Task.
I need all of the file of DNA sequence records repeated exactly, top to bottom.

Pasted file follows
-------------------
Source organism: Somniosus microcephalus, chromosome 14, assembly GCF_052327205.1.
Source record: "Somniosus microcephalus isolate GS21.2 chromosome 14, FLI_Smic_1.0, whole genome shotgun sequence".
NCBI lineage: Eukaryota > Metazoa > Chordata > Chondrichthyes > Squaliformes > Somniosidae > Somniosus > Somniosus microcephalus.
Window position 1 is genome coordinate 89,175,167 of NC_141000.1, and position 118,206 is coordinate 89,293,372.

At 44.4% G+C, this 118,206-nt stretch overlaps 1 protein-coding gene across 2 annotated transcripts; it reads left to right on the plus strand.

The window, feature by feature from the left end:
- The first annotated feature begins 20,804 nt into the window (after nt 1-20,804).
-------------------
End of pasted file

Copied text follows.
Source organism: Somniosus microcephalus, chromosome 14, assembly GCF_052327205.1.
Source record: "Somniosus microcephalus isolate GS21.2 chromosome 14, FLI_Smic_1.0, whole genome shotgun sequence".
NCBI lineage: Eukaryota > Metazoa > Chordata > Chondrichthyes > Squaliformes > Somniosidae > Somniosus > Somniosus microcephalus.
Window position 1 is genome coordinate 89,175,167 of NC_141000.1, and position 118,206 is coordinate 89,293,372.

At 44.4% G+C, this 118,206-nt stretch overlaps 1 protein-coding gene across 2 annotated transcripts; it reads left to right on the plus strand.

The window, feature by feature from the left end:
- The first annotated feature begins 20,804 nt into the window (after nt 1-20,804).